Pediatricians Release New Guidelines to Avoid Sleep-Related Infant Deaths

Parents are encouraged to use safe, flat, sleeping environments for babies, without soft bedding or padding that may increase the risk of sudden infant death syndrome

A group of pediatric health experts have issued new infant sleep guidelines, which encourage all caregivers and parents to place their infants to sleep on their backs, not share a bed with the baby, and make sure infants sleep on a flat surface to avoid sudden infant death syndrome (SIDS).

The recommendations were issued by the American Academy of Pediatrics (AAP) last week in the medical journal Pediatrics, and also included updated guidelines that focus on breastfeeding, avoiding harmful exposures at home and not relying on specialized baby monitors to prevent SIDS.

The 2022 recommendations focus on a triple risk model, which warns the risk of SIDS is higher when an infant, vulnerable due to impaired arousal, cardiorespiratory or autonomic responses, is exposed to trigger events like unsafe sleeping environments, and is in a critical development period.

The AAP recommends infants sleep in a safe sleep environment, in a supine position (or on their back), using a firm mattress. They should not use inclined sleeping surfaces, share a bed with caregivers, or be put in a sleeping environment with soft bedding or bumper pads.


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In 2017, the FDA issued a safety alert that called crib bumpers and sleep positions dangerous “never-use” devices, because they pose a lethal risk to infants. Additionally, infant rockers have been plagued by recalls in recent years, including Fisher-Price brand infant and baby rockers. Various models have faced recalls over the years leading to the death of 13 infants.

Despite the warnings and recalls, a recent study indicated that babies continue to suffocate and die after parents place them to sleep on their stomach or in a crib with soft bedding.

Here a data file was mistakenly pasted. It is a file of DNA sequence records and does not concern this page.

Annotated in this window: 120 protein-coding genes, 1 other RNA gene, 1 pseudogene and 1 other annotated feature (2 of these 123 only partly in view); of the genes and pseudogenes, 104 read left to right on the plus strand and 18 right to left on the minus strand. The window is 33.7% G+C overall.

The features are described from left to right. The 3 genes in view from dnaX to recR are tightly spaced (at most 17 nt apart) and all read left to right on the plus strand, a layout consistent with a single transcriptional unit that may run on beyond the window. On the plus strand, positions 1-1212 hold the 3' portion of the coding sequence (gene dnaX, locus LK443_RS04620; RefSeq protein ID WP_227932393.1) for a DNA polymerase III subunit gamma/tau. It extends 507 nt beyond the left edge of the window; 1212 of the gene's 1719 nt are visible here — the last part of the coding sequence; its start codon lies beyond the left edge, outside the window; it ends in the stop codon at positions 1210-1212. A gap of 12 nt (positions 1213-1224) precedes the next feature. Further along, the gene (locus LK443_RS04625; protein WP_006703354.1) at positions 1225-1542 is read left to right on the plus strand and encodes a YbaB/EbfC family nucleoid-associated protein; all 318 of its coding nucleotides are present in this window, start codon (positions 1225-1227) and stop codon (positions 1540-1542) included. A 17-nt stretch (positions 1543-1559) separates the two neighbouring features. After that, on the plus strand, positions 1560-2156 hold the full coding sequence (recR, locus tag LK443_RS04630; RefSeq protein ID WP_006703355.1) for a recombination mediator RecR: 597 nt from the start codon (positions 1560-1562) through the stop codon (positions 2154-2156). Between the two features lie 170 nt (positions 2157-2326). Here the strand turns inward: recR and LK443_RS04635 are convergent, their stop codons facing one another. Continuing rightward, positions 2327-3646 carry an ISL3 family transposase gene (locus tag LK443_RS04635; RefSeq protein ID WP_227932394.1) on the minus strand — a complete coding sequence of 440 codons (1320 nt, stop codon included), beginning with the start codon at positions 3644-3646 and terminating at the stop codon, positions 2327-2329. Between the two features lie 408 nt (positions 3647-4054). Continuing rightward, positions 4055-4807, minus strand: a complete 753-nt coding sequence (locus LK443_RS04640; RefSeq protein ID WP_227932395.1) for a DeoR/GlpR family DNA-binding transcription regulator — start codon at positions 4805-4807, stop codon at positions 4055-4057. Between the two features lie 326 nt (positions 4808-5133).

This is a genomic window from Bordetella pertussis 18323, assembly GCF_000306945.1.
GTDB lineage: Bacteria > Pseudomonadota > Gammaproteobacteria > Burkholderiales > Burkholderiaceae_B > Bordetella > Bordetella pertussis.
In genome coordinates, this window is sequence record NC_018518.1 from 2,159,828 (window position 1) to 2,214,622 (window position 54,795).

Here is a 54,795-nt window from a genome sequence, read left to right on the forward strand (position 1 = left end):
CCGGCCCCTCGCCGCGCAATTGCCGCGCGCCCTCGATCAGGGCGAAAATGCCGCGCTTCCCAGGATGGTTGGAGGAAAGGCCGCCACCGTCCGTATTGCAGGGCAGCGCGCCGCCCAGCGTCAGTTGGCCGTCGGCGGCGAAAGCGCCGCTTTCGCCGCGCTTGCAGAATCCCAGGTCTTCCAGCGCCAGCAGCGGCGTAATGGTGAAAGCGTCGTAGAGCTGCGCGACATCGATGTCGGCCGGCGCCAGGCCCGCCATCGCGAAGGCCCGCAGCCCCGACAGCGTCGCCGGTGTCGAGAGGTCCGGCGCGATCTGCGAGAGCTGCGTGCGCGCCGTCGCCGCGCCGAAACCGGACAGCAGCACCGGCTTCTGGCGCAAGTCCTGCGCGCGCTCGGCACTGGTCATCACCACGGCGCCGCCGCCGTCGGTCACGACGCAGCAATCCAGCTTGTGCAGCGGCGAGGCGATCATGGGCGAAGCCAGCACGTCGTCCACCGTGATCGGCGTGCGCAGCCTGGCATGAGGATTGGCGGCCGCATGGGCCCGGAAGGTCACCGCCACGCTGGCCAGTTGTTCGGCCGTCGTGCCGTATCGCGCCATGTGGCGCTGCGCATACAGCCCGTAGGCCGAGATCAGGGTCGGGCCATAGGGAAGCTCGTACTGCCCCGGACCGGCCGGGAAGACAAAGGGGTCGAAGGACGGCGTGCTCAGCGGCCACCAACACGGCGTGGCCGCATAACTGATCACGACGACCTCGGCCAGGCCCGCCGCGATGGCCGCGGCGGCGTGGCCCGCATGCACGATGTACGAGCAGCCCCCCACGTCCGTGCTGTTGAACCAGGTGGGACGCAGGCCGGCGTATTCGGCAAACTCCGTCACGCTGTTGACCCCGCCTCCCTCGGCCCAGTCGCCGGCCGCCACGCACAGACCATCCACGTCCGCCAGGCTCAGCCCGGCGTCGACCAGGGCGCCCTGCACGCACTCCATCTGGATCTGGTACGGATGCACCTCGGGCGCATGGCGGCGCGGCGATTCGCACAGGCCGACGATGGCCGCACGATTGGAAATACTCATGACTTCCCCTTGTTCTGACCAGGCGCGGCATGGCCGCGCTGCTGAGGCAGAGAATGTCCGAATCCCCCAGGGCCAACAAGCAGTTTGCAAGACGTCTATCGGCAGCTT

The risk of SIDS is 67 times higher when and infant sleeps with an adult on a couch or soft chair. It is 10 times higher when sleeping with someone who has used a substance, like alcohol, illegal drugs, sleeping pills or who smokes. This risk also increases by five to 10 times when the infant is less than 4 months old, pediatricians said.

Additional recommendations include breast feeding the infant, avoiding unsafe exposures in the home, including nicotine, alcohol, marijuana, opioids, and illicit drugs. Infants should also get routine immunizations and use a pacifier, the AAP recommended.

Pediatricians also warned parents not to rely on specialized baby monitors to try to prevent SIDS. They also recommended infants have awake tummy time to promote infant development and there is no evidence swaddling reduces the risk of SIDS.

The AAP highlighted racial and ethnic disparities which result in Black and American Indian/Native babies facing more than double and nearly triple the risk of SIDS compared to white babies.

Roughly 3,500 infants die of sleep-related infant deaths, including sudden infant death syndrome and accidental suffocation and strangulation in bed. Rates of SIDS declined in 1990s, but overall death rates have remained stagnant since 2000.


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